Stories tagged Alzheimer's

Jan
12
2008

Brain scan of an Alzheimer’s patient
Brain scan of an Alzheimer’s patientCourtesy NIH/National Institute on Aging

Doctors in California have developed a treatment for Alzheimer’s disease, in which patients show tremendous improvement within minutes.

Alzheimer’s is a disease of the brain which can severely impair memory, thinking and behavior. The researchers noticed that Alzheimer’s patients have very high levels of a protein called TNF, which is known to regulate brain activity. The treatment involves injecting an anti-TNF drug into the patient’s spinal fluid. The drug, Etanercept, has already been approved by the FDA for treatment of other diseases. The study involved only a small number of patients, but the strong positive results of this early test give hope that an effective treatment for Alzheimer’s could be on the horizon.

NOTE: As always when we discuss medical treatment on Science Buzz, it is important to point out – we are not doctors. We cannot give medical advice, nor should you take medical advice from anyone over the Internet. If you have questions about this treatment, you need to consult your physician.

Oct
02
2007

Alzheimer's disease, often called "old timers disease" effects about 1 in 5 people over age 80. Called dementia, the symptoms include problems with memory, thinking, behavior, and emotion.

Alzheimer's similar to diabetes

Researchers at Northwestern University think that the mechanism of Alzheimer's involves insulin receptors in brain cells. In the brain, insulin and insulin receptors are vital to learning and memory.

A toxic protein found in the brains of individuals with Alzheimer's removes insulin receptors from nerve cells, rendering those neurons insulin resistant.
The protein, known to attack memory-forming synapses, is called an ADDL for "amyloid ß-derived diffusible ligand." Science Daily

William L. Klein, professor of neurobiology and physiology in the Weinberg College of Arts and Sciences, said he believes the findings are a major factor in the memory deficiencies caused by ADDLs in Alzheimer's brains and reveals a fundamental new connection between diabetes and Alzheimer's disease. This offers hope for therapeutics. Finding ways to make those insulin receptors themselves resistant to the impact of ADDLs. might not be so difficult.

Early detection of Alzheimer's Disease

Klein not only helped identify the bio-marker, ADDL, but also helped develop a technique to detect it in patients with early stage Alzheimer's using bio-bar-code amplification technology.

To detect ADDLs, a magnetic microparticle and a gold nanoparticle are each outfitted with an antibody specific to the ADDL antigen. When in solution, the antibodies “recognize” and bind to the ADDL, sandwiching the protein between the two particles. Fienberg School of Medicine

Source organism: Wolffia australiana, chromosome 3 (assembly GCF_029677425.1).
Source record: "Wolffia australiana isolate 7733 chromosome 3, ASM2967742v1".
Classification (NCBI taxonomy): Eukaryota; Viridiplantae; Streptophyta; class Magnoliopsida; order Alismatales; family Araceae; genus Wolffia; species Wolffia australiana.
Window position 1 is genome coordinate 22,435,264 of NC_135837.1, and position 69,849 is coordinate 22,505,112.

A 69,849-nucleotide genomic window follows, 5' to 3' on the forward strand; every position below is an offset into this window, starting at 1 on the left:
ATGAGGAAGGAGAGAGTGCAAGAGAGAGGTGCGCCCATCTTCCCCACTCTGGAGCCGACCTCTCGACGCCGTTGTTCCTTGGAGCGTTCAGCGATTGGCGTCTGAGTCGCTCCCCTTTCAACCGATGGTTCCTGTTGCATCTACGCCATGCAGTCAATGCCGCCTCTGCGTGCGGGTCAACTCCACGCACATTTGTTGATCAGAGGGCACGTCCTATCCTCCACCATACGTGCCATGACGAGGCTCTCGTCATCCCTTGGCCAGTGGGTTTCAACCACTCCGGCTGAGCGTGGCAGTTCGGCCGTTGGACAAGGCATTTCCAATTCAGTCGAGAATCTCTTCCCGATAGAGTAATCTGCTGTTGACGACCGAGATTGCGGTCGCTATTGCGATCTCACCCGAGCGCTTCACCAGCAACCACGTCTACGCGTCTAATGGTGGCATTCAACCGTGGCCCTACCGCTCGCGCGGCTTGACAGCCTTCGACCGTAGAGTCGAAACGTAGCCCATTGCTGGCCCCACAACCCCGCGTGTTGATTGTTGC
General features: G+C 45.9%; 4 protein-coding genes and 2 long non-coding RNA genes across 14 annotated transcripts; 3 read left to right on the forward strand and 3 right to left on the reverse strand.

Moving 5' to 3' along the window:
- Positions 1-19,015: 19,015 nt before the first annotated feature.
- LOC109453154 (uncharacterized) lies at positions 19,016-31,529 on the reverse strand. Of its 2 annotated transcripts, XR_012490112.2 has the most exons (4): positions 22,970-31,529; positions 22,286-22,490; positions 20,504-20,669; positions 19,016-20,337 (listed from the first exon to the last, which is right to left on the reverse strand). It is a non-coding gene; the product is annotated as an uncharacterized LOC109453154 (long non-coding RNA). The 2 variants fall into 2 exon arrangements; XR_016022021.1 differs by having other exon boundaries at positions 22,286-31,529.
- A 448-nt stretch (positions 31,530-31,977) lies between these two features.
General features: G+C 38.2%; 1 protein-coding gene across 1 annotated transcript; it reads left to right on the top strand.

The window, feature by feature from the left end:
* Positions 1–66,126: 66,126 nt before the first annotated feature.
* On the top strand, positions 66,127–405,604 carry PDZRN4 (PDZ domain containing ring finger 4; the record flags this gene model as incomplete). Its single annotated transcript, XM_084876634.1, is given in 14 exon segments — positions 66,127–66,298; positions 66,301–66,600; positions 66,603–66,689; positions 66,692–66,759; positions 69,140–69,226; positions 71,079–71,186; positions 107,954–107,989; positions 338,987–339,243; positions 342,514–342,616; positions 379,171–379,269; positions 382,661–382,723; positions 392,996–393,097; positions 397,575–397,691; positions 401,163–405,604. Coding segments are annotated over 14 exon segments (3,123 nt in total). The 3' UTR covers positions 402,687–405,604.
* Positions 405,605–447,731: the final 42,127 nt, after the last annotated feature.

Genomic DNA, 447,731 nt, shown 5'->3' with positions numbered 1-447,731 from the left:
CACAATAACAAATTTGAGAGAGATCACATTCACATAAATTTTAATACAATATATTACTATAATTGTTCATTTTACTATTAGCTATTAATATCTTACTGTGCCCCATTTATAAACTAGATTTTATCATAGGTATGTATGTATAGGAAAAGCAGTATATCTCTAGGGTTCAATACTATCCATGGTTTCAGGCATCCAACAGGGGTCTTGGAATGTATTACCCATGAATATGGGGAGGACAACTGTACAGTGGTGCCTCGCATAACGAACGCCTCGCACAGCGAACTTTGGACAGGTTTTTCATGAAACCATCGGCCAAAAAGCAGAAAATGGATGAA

After the “particle-ADDL-particle” sandwich is removed magnetically from solution, the bar-code DNA is removed from the sandwich and read using standard DNA detection methodologies. The researchers next would like to develop the technology so that the test could be done using a blood or urine sample instead of cerebrospinal fluid, which is more difficult to obtain.

Jun
27
2007

Have you ever wondered why medicine seems to be so ineffective in dealing with many neurological diseases? We have treatments and drugs to combat disorders throughout the rest of the body, but diseases like Alzheimer’s or Parkinson’s remain difficult to treat.

A team of scientists recently created a drug that can cross the blood-brain barrier to treat neurological diseases in mice. Capillary walls in the brain are very effective at controlling which molecules can pass into the spaces between neurons. This protects the brain from potentially harmful chemicals in the blood. Until now, this also prevented much needed medicines from penetrating into an affected brain!

But, wait. If the brain is so great at preventing molecules from penetrating capillary walls, how do diseases get through? Some viruses, such as rabies, are able to trick the barrier into letting them through. Researches attached one of these trickster molecules from rabies onto a drug, and found that the drug was delivered through the capillary wall and into the brain.

In this study, scientists infected mice with Japanese encephalitis. Medicine delivered using the new method kept 80 percent of diseased mice alive for 30 days, while all of the untreated mice died.

While researchers tested this technique only on mice, soon this could provide huge benefits to humans. The drug used to combat encephalitis in mice uses a kind of RNA, short-interfering RNAs (siRNAs), that block the activity of a gene. This type of RNA can be custom tailored to target almost any disease-causing gene or protein. Combined with the molecules that can break through the blood-brain barrier, scientists could more effectively treat Alzheimer’s, Huntington’s, Parkinson’s and many more neurological diseases.